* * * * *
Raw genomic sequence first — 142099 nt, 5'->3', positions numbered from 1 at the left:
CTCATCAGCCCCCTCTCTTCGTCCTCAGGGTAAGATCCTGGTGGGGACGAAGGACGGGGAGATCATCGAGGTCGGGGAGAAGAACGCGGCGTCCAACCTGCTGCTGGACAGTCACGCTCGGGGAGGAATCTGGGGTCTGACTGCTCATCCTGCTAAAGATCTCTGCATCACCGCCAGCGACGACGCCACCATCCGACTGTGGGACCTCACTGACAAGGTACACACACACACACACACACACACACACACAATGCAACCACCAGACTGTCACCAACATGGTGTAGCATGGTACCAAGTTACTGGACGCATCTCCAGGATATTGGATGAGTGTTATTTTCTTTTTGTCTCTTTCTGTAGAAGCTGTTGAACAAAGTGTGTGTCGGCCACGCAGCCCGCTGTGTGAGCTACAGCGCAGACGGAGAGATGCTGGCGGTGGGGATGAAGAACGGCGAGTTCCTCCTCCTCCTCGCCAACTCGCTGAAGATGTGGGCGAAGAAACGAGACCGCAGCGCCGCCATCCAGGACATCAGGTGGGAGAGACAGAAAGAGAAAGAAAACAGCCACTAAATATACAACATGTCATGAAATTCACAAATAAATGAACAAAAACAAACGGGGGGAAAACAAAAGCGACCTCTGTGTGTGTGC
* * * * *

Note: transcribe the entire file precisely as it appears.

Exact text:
Raw genomic sequence first — 142099 nt, 5'->3', positions numbered from 1 at the left:
CTCATCAGCCCCCTCTCTTCGTCCTCAGGGTAAGATCCTGGTGGGGACGAAGGACGGGGAGATCATCGAGGTCGGGGAGAAGAACGCGGCGTCCAACCTGCTGCTGGACAGTCACGCTCGGGGAGGAATCTGGGGTCTGACTGCTCATCCTGCTAAAGATCTCTGCATCACCGCCAGCGACGACGCCACCATCCGACTGTGGGACCTCACTGACAAGGTACACACACACACACACACACACACACACACAATGCAACCACCAGACTGTCACCAACATGGTGTAGCATGGTACCAAGTTACTGGACGCATCTCCAGGATATTGGATGAGTGTTATTTTCTTTTTGTCTCTTTCTGTAGAAGCTGTTGAACAAAGTGTGTGTCGGCCACGCAGCCCGCTGTGTGAGCTACAGCGCAGACGGAGAGATGCTGGCGGTGGGGATGAAGAACGGCGAGTTCCTCCTCCTCCTCGCCAACTCGCTGAAGATGTGGGCGAAGAAACGAGACCGCAGCGCCGCCATCCAGGACATCAGGTGGGAGAGACAGAAAGAGAAAGAAAACAGCCACTAAATATACAACATGTCATGAAATTCACAAATAAATGAACAAAAACAAACGGGGGGAAAACAAAAGCGACCTCTGTGTGTGTGC